including determination of the proper standards to be applied in evaluating
Walker v. Bowen, 826 F.2d 996, 999 (11th Cir. 1987).
Plaintiff was fifty-seven years old at the time of the hearing before the ALJ. Tr. 134;
207. Plaintiff completed high school and two years of college. Tr. 253. Plaintiff’s past
relevant work experience was as: “military police”; “cashier”; “security guard”; and “salad
bar attendant.” Tr. 72-73. Following the administrative hearing, and employing the five-step
process, the ALJ found Plaintiff had “not engaged in substantial gainful activity since July
21, 2009, the alleged onset date.” (Step 1) Tr. 18. At Step 2, the ALJ found that Plaintiff
suffers from the following severe impairments: “degenerative disc disease of lumbar spine;
osteoarthritis of right knee; obesity; right wrist tendonitis; and post traumatic stress disorder.”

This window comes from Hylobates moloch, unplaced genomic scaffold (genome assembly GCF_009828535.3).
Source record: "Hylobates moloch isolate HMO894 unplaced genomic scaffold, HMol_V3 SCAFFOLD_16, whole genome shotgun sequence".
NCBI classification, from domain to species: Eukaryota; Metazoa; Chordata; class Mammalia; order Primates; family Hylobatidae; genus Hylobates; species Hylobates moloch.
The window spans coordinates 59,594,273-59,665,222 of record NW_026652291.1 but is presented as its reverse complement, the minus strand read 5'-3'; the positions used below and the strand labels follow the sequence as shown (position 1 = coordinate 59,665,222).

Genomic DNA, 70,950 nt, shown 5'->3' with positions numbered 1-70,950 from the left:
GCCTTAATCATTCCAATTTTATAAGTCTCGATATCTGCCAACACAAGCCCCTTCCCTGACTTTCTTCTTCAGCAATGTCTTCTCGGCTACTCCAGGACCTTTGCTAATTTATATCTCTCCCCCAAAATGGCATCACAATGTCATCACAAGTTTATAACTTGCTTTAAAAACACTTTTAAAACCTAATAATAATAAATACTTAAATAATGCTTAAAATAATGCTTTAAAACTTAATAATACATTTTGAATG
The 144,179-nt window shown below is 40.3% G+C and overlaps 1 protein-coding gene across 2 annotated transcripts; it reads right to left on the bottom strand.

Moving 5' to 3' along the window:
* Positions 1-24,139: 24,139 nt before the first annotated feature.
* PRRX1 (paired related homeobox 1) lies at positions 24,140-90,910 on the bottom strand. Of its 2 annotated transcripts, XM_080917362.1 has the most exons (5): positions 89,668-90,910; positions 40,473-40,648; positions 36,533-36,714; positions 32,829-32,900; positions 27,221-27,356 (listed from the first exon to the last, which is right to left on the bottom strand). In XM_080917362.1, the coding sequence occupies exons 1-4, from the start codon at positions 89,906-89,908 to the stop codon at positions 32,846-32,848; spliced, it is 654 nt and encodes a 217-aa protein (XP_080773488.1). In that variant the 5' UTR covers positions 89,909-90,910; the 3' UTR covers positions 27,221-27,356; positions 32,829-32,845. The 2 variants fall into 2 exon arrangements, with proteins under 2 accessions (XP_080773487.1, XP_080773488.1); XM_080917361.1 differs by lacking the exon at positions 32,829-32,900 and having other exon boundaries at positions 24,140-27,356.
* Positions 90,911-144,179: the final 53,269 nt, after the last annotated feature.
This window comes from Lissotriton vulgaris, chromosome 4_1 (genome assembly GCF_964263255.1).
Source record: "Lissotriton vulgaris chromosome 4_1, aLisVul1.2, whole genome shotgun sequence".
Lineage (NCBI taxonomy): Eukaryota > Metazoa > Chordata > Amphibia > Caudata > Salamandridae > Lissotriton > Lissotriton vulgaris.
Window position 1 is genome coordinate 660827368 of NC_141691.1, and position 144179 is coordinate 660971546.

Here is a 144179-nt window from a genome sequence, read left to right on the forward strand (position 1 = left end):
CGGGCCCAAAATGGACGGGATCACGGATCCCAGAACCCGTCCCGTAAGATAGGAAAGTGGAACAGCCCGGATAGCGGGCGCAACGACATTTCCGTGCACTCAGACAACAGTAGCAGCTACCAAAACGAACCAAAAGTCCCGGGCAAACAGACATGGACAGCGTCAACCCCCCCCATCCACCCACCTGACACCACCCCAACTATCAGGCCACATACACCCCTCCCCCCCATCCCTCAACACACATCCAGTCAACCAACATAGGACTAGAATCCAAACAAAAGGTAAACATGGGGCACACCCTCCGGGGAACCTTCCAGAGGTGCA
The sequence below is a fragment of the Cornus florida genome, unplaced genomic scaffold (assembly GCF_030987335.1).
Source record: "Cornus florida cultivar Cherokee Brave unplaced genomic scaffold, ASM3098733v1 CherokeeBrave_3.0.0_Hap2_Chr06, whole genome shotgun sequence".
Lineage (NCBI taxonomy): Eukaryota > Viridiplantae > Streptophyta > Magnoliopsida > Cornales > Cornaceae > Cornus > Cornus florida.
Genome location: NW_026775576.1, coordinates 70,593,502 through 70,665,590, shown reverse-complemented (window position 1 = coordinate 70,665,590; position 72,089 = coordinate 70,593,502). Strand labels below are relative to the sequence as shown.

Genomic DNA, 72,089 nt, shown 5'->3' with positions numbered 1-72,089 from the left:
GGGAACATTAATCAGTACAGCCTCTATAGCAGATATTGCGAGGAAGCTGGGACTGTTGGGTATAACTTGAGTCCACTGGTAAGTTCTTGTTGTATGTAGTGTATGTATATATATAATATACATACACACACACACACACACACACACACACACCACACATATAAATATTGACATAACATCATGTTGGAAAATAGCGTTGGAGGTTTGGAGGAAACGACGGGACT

Id. The ALJ then found that “[Plaintiff] does not have an impairment or combination of
impairments that meets or medically equals one of the listed impairments.” (Step 3) Id. Next,
the ALJ found that Plaintiff:
has the residual functional capacity to perform light work with a sit/stand
option. She should have casual contact with the public and co-workers.
Supervision should be non-confrontational and supportive.
Tr. 19. At Step 4, and after consulting with a VE, the ALJ found that Plaintiff “is capable
of performing past relevant work as a security guard and cashier. This work does not require
the performance of work-related activities precluded by [Plaintiff’s] residual functional
capacity.” Tr. 30. Accordingly, the ALJ determined that Plaintiff “has not been under a
disability . . . from July 21, 2009 through the date of th[e] decision.” Tr. 31.
Plaintiff presents two issues for this court’s consideration in review of the ALJ’s
decision: 1) whether “the [ALJ] err[ed] at Step 4 of the sequential evaluation when she
found [Plaintiff] could only have ‘casual contact’ with others and the Dictionary of
Occupational Titiles indicates both security guard and cash[i]er require significant people